But my biggest problem with Family Tree is that the ethnicity results, found under the myOrigins tab, were way off. Family Tree identified me as 78 percent British, 20 percent Eastern European, and 2 percent Scandinavian. Considering my father emigrated from Germany and both sides of his family were natives with some Swedish lineage, these results were very, very off. My mother’s side has some British and (suspected) Eastern European ancestry, but nowhere near enough to constitute 78 percent of my ethnicity as British.
This is a pattern I’ve noticed in other services such as MyHeritage DNA and Living DNA, which also identified me with mostly British ancestry. I suspect it’s because British and Germans are genetically very similar as Europeans go. (The Angles and Saxons from today’s Germany invaded Britain in the fifth century.) 23andMe and AncestryDNA didn’t make the mistake of misidentifying my German ancestry, though.
Like every other ancestry DNA test out there, you can view your results in an interactive map under the myOrigins tab. This was a fairly simple and pretty unremarkable map. It also includes a My Ancestral History panel that updates with some historical context on each ethnicity.
By far, the most interesting part is the ancientOrigins page. Here you will get a percentage breakdown associating your autosomal DNA with ancient peoples based on archaeological dig sites. It said I was descended 46 percent from hunter-gatherers, 42 percent farmers, and 12 percent metal age invaders.
You can then click on this map and hit different icons to learn more about the dig sites your ancient ancestors are associated with. Each section also shows the migration routes these people followed into Europe.
Unfortunately, this feature is only available to people of European descent. Family Tree DNA notes that most of the world is non-European, saying they “currently do not have enough scientific data” to group them in the same way. This kind of racial bias is widespread across the DNA tests, but companies are working to fix it.
Family Tree DNA says, “As more significant DNA evidence is found in other regions of the world, we will work to continue to connect the ancient with the present in our effort to further our understanding of the interconnectedness between us all.”
Now let’s move to Family Tree DNA’s motherline and fatherline tests. I didn’t take the Maternal Ancestry test on my mtDNA, but I did take the paternal test for my yDNA. And the results were underwhelming.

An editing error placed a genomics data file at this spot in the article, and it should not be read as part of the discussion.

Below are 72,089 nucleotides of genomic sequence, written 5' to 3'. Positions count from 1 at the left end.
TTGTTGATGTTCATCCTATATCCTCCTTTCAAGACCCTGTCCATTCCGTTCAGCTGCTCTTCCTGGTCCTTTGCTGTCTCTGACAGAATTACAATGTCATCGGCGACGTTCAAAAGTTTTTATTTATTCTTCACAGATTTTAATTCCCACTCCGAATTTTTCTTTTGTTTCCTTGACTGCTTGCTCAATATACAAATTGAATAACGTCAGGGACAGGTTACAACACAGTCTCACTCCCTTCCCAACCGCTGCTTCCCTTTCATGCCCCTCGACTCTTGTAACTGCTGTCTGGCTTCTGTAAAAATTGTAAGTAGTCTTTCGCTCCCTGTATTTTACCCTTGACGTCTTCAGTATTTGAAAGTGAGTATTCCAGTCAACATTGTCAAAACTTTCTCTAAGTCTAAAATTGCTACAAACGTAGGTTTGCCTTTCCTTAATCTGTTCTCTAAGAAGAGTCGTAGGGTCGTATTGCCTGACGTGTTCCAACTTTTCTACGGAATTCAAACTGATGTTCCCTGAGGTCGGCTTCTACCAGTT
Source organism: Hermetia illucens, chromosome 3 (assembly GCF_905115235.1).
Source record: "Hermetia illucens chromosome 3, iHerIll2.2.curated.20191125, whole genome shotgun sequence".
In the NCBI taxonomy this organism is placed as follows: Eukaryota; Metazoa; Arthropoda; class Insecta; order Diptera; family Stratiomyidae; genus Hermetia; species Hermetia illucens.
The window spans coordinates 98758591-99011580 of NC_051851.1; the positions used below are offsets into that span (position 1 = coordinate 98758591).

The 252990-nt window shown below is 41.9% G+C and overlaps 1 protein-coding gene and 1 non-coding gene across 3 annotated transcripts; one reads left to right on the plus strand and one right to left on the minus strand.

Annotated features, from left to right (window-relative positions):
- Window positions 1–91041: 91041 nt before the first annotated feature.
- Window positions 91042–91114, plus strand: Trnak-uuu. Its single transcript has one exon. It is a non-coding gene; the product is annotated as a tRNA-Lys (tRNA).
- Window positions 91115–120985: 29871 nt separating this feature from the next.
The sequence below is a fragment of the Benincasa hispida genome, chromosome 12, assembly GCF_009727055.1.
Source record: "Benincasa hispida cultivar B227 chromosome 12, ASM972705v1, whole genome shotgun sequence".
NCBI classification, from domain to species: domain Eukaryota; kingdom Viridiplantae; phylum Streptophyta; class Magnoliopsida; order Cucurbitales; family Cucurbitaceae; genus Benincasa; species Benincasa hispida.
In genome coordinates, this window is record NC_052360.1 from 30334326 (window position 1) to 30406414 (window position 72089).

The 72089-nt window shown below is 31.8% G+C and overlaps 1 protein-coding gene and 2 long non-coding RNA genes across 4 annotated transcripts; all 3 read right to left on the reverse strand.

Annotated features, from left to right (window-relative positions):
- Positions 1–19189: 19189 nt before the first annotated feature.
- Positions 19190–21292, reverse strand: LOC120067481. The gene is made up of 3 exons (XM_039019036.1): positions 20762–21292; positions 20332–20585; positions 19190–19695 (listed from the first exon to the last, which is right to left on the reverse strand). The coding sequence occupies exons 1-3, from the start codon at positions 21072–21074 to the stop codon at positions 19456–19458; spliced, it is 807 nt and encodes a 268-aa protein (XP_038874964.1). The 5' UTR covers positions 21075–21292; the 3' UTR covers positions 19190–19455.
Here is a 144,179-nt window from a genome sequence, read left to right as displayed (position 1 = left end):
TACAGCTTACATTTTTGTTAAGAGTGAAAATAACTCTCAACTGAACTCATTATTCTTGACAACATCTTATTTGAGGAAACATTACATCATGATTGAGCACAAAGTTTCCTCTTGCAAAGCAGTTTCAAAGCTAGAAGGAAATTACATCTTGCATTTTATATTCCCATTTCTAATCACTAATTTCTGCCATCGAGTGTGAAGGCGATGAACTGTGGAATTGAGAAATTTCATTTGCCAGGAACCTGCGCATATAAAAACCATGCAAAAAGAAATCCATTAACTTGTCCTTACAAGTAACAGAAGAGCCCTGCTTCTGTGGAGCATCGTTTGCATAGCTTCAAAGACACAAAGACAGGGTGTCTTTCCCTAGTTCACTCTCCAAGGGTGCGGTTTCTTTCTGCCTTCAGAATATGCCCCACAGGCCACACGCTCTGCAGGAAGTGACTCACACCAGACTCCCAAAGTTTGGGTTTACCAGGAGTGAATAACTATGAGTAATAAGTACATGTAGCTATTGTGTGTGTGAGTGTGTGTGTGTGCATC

At the Y-DNA section of the dashboard, you find eight different tabs. Most of them are just tables with percentages or numbers for how much your DNA compared to samples it tested against. Pretty boring and not interactive at all.
Then there are the maps. The SNP Map page shows the locations of samples your haplogroup matched with. Sounds interesting, right? Unfortunately, it’s an incredibly slow, confusing tool in desperate need of an upgrade. You have to select your haplogroup from a drop-down menu of thousands of options, instead of the map just automatically loading up your corresponding data. It’s really unwieldy and frustrating.
The most disturbing visualization was the Migration Maps because it required Flash Player to run. (I mean, who uses Flash these days?) It displayed some interactive information on migration patterns associated with certain haplogroups, but it made me feel nostalgic about the internet in a bad way. It also didn’t bother to mark what haplogroups you were associated with. So it was an information dump that didn’t make much sense.
You can also explore matches with other people who share some of your paternal yDNA, and apparently, I only had one match in the entire system. Family Tree DNA is the only test PCWorld reviewed that matches you specifically by paternal or maternal line, so we can’t compare its results here to other services.
Overall, the entire Y-DNA section was unimpressive and doesn’t seem worth the $169 Family Tree DNA charges. But if you are trying to find relatives on your father’s or mother’s side,you might feel differently.
Family Tree DNA’s most redeeming quality is the collaborative way you can contribute to genealogical projects. For example, my surname of “Schmidtmeier” is one of the last names involved in a project tracing lineages originating from the German Principality of Lippe. This was interesting since I’ve never heard about any ties to this obscure region of Germany.